One of the pleasures of being home after being away is that you return to your own known space. Whatever you call it, the loo, the lavatory, the George (why? I have a vague memory that one of Britain’s Hanoverian kings died there. In the course of checking this I have just come across a website that looks worth exploring http://www.nndb.com/) To continue, the bathroom, the toilet (tilet as it is pronounced in this part of the world) is a place whose boundaries you know. You have chosen, or at least have the chance to express views on, the loo/ bog paper and available reading matter. You are accustomed to the characteristics of the flush. Abroad, in private or public places, you are facing the unknown.
In the house of my Belfast grandmother, diminutive, determined, teacher mother of five sons and still believing that boys were best (big plates and second helpings for my father and brother and guess who did not have to help with the washing up) the bathroom on the half landing looked normal until you reached a hand for the paper. Rather than the then prevalent skimpy half water-repellent (totally human-repelling) Izel, Grandmother favoured small squares of newsprint. Lacking then an interest in public affairs I shuddered. Now I have an image of her sitting in the kitchen alongside the sisters who lived with her in old age, resolutely folding and tearing up sheet after sheet of newspaper. In my mind she and they are wearing the small feltish hats which seemed to accompany them everywhere, balanced on the sausage rolls of their grey, netted hair. In silence? Humming bits of Gilbert and Sullivan? the flowers which bloom in the spring, tra-la, have nothing to do with the case? who now knows.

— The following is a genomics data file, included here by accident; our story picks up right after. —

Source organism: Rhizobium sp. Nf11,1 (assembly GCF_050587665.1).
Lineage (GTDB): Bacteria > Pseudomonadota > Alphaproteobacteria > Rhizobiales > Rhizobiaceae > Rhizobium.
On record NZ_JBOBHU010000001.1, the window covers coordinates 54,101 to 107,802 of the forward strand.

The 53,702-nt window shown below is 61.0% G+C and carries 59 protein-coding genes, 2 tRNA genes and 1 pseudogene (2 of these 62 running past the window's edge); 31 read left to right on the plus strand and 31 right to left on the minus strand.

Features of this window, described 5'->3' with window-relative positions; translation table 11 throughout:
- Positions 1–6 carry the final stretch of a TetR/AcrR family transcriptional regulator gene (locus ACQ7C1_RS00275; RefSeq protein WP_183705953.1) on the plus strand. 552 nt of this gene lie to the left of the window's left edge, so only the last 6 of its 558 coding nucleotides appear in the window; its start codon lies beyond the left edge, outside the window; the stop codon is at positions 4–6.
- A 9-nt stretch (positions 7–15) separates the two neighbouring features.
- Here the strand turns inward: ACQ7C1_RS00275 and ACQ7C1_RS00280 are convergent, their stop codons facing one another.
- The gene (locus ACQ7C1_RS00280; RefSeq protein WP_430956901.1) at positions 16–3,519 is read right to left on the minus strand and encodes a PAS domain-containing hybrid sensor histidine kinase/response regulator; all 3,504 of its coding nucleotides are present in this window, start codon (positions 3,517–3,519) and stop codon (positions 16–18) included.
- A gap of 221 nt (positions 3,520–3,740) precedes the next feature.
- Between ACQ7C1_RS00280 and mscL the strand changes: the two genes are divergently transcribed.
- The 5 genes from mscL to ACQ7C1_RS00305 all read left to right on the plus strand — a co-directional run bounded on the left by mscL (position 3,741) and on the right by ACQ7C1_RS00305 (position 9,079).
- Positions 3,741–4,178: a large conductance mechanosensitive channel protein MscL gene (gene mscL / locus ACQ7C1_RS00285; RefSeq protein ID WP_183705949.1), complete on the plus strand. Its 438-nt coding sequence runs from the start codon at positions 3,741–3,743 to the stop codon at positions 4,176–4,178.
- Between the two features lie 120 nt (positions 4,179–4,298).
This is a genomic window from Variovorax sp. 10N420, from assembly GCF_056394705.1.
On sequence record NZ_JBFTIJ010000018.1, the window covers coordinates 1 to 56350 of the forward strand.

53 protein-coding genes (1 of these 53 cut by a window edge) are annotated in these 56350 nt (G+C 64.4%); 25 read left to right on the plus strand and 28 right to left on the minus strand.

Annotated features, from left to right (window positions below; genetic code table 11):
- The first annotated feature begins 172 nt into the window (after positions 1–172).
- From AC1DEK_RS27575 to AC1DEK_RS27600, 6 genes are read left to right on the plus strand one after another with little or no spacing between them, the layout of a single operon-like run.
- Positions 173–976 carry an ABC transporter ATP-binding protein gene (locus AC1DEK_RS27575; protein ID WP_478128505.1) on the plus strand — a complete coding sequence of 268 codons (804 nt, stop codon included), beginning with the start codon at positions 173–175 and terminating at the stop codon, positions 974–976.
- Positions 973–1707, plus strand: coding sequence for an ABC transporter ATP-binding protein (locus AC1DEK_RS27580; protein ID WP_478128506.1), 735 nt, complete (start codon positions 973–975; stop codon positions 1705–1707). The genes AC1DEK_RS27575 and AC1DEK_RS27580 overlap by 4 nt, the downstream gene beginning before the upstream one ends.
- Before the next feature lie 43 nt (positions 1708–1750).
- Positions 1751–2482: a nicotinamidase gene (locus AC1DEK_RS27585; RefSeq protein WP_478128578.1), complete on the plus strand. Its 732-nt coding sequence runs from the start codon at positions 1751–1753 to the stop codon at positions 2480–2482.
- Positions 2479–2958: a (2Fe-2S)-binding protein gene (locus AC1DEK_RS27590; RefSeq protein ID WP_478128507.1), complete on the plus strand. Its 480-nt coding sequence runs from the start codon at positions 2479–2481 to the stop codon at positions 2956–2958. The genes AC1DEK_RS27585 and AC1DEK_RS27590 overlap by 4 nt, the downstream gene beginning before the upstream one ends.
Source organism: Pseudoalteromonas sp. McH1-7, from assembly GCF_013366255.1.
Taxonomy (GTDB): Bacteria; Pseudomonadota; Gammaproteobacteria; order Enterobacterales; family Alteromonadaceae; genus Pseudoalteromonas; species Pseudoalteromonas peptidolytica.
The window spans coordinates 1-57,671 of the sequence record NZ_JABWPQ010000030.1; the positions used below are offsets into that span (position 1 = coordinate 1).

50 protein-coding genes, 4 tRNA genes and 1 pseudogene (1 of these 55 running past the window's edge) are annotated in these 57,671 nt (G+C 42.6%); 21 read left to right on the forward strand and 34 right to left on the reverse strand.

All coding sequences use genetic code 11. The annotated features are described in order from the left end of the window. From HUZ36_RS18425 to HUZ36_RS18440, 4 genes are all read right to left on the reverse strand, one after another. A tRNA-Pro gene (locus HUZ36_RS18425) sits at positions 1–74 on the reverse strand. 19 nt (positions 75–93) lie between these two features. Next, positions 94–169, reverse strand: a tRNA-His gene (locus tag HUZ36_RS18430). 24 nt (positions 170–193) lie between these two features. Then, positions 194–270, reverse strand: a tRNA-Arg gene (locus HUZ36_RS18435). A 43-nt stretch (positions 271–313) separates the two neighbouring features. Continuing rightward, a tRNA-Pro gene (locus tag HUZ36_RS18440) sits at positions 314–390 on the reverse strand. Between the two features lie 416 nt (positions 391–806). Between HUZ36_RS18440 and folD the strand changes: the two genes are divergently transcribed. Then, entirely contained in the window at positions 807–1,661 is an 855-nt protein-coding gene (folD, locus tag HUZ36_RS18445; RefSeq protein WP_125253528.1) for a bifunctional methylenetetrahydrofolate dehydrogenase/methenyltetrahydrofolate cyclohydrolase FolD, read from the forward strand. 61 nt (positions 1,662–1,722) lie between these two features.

My first experience of the difference between home and away was being confronted by one of my classmates on a school trip to Paris. We were clustered in the dormitory of a boys’ lycee. She emerged from a screened cubicle in the corner. She said nothing as the next in the queue entered and pulled the door behind her. Then into the silence she announced that there was just a hole, no seat. To go, or not to go, is often a realistic question but we were there for a week. It was a discombobulating experience. It was probably due to contemplating the lurking horror that I, later that evening, discovered that in getting changed for a visit to the ballet I had forgotten to remove my heavy travelling skirt from beneath my summer frock.
The apartment where I stayed in Kefalonia was one of those which, while comfortably appointed, sheltered an ominous white bin and a notice banning the dropping of paper into the lavatory bowl. With one’s mind turning to holiday delights anticipated or remembered, habit sometimes takes over and I found myself (Oh sod it!!!) pushing down the handle with fingers crossed, eyes closed in supplication to whichever god might be kind. It is like riding a bike, driving a car, human becomes robot.